CG brings back the crossover round, reeling in $105M to fund phase 3 bladder cancer trial

CG Oncology has raised the rarely seen crossover round. Once ubiquitous, the pre-IPO rounds have dried up in the biotech bear market—but CG’s fully enrolled phase 3 bladder cancer clinical trial has persuaded investors to dig out their checkbooks and pump $105 million into the business.

California-based CG is focused on developing cretostimogene grenadenorepvec, an oncolytic adenovirus encoding immunohematopoietic cytokine granulocyte-macrophage colony stimulating factor (GM-CSF). The candidate is designed to infect and replicate in tumor cells, directly killing them while also causing the release of tumor-derived antigens and GM-CSF to stimulate an immune attack. CG is developing the candidate as a treatment for non-muscle invasive bladder cancer (NMIBC).

Foresite Capital and TCGX see promise in the candidate. The funds co-led the crossover round with the support of fellow new investors Avidity Partners, BVF Partners and Janus Henderson Investors, plus GC’s existing investors Acorn Bioventures, Ally Bridge Group, Decheng Capital, Longitude Capital, Malin and RA Capital Management.

The VC funds have come together to help CG get over the finish line. CG has completed enrollment in a phase 3 trial that is testing cretostimogene grenadenorepvec as a monotherapy in patients with high-risk NMIBC that is unresponsive to Bacillus Calmette-Guerin (BCG). The study has a primary completion date in January 2024, per CG is also running a phase 2 Keytruda combination clinical trial.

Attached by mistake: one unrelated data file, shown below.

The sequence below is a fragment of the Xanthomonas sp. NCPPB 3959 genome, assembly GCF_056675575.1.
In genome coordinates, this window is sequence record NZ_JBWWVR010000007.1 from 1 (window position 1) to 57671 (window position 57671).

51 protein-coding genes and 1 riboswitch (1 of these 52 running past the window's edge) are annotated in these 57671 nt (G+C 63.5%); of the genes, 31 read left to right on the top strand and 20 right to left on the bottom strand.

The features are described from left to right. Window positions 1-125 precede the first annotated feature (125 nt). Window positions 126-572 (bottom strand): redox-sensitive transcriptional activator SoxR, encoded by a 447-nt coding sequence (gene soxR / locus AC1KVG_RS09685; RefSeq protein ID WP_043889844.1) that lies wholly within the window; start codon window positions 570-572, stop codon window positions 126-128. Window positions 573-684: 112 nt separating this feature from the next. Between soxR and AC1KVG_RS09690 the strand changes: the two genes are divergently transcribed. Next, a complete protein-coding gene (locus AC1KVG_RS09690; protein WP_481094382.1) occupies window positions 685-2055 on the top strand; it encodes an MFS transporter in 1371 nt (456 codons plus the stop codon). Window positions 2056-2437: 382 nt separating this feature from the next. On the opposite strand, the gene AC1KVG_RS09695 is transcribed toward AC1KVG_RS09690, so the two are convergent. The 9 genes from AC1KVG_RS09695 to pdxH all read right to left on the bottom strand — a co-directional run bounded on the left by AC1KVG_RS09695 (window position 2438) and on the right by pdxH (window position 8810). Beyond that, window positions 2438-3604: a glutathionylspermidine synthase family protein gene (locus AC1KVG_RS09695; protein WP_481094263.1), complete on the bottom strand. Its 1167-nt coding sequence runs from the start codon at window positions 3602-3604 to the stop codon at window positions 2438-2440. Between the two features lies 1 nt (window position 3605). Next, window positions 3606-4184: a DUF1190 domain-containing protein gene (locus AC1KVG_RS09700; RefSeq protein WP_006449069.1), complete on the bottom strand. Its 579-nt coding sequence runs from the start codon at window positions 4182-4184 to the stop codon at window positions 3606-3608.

CG’s use of an oncolytic virus to treat BCG-unresponsive NMIBC puts it in the same ballpark as Ferring, which won approval for an adenovirus vector-based gene therapy in the tumor type late last year. The Ferring product, Adstiladrin, differs in that it encodes interferon alfa-2b. Adstiladrin, the focus of the now-defunct Ferring-Blackstone Life Sciences pact, therefore turns bladder cells into interferon factories.

If CG goes from crossover round to IPO, it will follow a now lonely, but once busy, path to public markets. The number of pre-IPO biotech crossover rounds plummeted by 62% last year as investors fled the field. CG differs from many of the biotechs that took the path during the boom years because it is already on the cusp of delivering pivotal data on its lead candidate.